Al Mvp - Bio, News, Photos - Washington Times
Skip to content

al mvp

Latest Stories

TedWilliams

TedWilliams

1. Ted Williams (1939-1960) was a nineteen-time All-Star, a two-time American League MVP, a six-time AL batting champion, and a two-time Triple Crown winner. He finished his playing career with a .344 batting average, 521 home runs, and a 0.482 on-base percentage, the highest of all time. His batting average is the highest of any MLB player with 302 or more home runs. Joining the Red Sox in 1939, he immediately emerged as one of the sport's best hitters. In 1941, Williams posted a .406 batting average, making him the last MLB player to bat over .400 in a season. He followed this up by winning his first Triple Crown in 1942. Williams interrupted his baseball career in 1943 to serve three years in the US Navy and US Marine Corps during World War II. Upon returning to MLB in 1946, Williams won his first AL MVP and played in his only World Series. In 1947, he won his second Triple Crown. In 1957 and 1958 at the ages of 39 and 40, respectively, he was the AL batting champion for the fifth and sixth time. Williams retired from playing in 1960. He was inducted into the Baseball Hall of Fame in 1966, in his first year of eligibility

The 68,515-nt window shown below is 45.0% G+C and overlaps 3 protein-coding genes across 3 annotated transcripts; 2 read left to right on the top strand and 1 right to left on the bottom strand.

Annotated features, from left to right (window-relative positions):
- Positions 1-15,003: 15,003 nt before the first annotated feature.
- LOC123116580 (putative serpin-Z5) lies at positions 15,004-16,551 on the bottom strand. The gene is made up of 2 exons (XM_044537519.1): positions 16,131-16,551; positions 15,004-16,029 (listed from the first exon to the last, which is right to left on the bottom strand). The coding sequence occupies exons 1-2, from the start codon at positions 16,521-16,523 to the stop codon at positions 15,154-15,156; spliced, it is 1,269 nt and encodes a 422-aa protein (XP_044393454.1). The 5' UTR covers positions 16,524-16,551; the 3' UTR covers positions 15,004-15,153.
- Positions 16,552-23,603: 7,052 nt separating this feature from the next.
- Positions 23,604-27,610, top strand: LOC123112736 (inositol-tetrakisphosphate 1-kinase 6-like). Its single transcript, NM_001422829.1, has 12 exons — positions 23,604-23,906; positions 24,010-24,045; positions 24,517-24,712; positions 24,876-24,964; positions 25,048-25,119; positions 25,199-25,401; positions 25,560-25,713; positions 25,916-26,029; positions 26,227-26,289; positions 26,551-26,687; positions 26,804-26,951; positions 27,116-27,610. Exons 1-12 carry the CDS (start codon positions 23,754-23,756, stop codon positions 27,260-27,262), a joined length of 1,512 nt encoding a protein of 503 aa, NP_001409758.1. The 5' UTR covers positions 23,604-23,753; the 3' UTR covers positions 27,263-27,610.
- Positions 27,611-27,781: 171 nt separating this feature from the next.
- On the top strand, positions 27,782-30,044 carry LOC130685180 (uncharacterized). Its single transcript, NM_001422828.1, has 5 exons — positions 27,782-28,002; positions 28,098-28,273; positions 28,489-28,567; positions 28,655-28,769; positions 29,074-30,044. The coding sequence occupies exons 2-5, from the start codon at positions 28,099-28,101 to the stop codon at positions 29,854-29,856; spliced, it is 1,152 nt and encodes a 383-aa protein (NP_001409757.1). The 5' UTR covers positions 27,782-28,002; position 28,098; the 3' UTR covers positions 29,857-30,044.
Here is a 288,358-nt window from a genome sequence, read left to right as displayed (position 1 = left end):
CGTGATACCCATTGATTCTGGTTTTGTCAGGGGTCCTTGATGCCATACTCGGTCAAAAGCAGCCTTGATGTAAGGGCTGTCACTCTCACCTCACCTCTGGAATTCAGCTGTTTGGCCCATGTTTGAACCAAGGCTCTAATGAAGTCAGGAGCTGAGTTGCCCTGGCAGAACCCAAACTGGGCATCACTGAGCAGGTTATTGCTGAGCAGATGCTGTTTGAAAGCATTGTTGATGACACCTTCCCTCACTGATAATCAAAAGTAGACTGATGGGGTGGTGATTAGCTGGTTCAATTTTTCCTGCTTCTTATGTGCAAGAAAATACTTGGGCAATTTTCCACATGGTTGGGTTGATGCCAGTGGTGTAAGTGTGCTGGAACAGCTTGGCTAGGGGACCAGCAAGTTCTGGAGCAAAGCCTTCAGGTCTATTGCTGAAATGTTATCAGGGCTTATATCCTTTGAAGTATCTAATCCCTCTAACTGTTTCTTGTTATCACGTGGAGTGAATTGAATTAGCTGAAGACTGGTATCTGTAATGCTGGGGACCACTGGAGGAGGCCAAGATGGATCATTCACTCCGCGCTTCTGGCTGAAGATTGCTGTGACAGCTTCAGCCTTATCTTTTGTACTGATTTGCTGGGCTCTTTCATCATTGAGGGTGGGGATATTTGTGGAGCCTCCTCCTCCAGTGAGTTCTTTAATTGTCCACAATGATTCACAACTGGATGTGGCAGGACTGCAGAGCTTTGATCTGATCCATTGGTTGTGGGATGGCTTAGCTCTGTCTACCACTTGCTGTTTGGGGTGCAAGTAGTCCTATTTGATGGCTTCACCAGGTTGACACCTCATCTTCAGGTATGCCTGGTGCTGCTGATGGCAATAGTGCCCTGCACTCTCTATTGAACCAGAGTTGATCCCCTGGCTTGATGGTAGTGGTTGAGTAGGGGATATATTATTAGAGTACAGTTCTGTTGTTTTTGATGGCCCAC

20120226-222828-pic-370228441.jpg

20120226-222828-pic-370228441.jpg

Former AL MVP Josh Hamilton is eligible for free agency after this season if he does not sign a new deal with Texas. (Associated Press)

Rays Yankees Baseball_Hasc.jpg

Rays Yankees Baseball_Hasc.jpg

New York Yankees' Curtis Granderson has enjoyed a remarkable season, but is it enough to earn AL MVP honors? (AP Photo/Frank Franklin II)